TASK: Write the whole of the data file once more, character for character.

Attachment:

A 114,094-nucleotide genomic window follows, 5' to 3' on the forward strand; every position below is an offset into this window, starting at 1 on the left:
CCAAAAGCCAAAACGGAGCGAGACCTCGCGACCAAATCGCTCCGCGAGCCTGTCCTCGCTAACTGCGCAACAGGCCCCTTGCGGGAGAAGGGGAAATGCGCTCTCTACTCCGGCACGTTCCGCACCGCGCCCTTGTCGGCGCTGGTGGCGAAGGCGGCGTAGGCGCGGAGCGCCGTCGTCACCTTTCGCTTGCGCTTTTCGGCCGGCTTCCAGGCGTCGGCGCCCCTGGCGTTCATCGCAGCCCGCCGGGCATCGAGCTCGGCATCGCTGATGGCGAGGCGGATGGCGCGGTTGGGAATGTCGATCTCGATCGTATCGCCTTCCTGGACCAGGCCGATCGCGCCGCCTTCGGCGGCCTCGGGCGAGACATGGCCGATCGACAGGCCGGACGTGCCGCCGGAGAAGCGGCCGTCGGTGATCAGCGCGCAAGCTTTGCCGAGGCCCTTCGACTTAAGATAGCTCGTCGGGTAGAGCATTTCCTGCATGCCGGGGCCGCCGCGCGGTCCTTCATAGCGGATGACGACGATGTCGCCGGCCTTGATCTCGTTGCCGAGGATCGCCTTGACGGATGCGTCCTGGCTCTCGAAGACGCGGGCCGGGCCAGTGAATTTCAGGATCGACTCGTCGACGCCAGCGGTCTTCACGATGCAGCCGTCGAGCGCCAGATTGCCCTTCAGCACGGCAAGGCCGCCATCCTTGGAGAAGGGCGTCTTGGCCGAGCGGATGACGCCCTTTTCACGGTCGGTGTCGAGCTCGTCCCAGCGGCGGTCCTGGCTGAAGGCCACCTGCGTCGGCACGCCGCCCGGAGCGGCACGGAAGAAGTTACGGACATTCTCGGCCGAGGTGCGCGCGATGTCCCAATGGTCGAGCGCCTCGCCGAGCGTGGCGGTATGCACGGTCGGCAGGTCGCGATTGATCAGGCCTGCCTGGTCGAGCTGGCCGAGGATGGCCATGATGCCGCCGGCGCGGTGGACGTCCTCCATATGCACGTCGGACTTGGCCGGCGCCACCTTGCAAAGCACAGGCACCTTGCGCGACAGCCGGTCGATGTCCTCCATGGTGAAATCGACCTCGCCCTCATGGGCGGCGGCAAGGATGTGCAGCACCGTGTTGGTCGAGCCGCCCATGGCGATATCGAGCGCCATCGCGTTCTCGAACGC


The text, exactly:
A 114,094-nucleotide genomic window follows, 5' to 3' on the forward strand; every position below is an offset into this window, starting at 1 on the left:
CCAAAAGCCAAAACGGAGCGAGACCTCGCGACCAAATCGCTCCGCGAGCCTGTCCTCGCTAACTGCGCAACAGGCCCCTTGCGGGAGAAGGGGAAATGCGCTCTCTACTCCGGCACGTTCCGCACCGCGCCCTTGTCGGCGCTGGTGGCGAAGGCGGCGTAGGCGCGGAGCGCCGTCGTCACCTTTCGCTTGCGCTTTTCGGCCGGCTTCCAGGCGTCGGCGCCCCTGGCGTTCATCGCAGCCCGCCGGGCATCGAGCTCGGCATCGCTGATGGCGAGGCGGATGGCGCGGTTGGGAATGTCGATCTCGATCGTATCGCCTTCCTGGACCAGGCCGATCGCGCCGCCTTCGGCGGCCTCGGGCGAGACATGGCCGATCGACAGGCCGGACGTGCCGCCGGAGAAGCGGCCGTCGGTGATCAGCGCGCAAGCTTTGCCGAGGCCCTTCGACTTAAGATAGCTCGTCGGGTAGAGCATTTCCTGCATGCCGGGGCCGCCGCGCGGTCCTTCATAGCGGATGACGACGATGTCGCCGGCCTTGATCTCGTTGCCGAGGATCGCCTTGACGGATGCGTCCTGGCTCTCGAAGACGCGGGCCGGGCCAGTGAATTTCAGGATCGACTCGTCGACGCCAGCGGTCTTCACGATGCAGCCGTCGAGCGCCAGATTGCCCTTCAGCACGGCAAGGCCGCCATCCTTGGAGAAGGGCGTCTTGGCCGAGCGGATGACGCCCTTTTCACGGTCGGTGTCGAGCTCGTCCCAGCGGCGGTCCTGGCTGAAGGCCACCTGCGTCGGCACGCCGCCCGGAGCGGCACGGAAGAAGTTACGGACATTCTCGGCCGAGGTGCGCGCGATGTCCCAATGGTCGAGCGCCTCGCCGAGCGTGGCGGTATGCACGGTCGGCAGGTCGCGATTGATCAGGCCTGCCTGGTCGAGCTGGCCGAGGATGGCCATGATGCCGCCGGCGCGGTGGACGTCCTCCATATGCACGTCGGACTTGGCCGGCGCCACCTTGCAAAGCACAGGCACCTTGCGCGACAGCCGGTCGATGTCCTCCATGGTGAAATCGACCTCGCCCTCATGGGCGGCGGCAAGGATGTGCAGCACCGTGTTGGTCGAGCCGCCCATGGCGATATCGAGCGCCATCGCGTTCTCGAACGC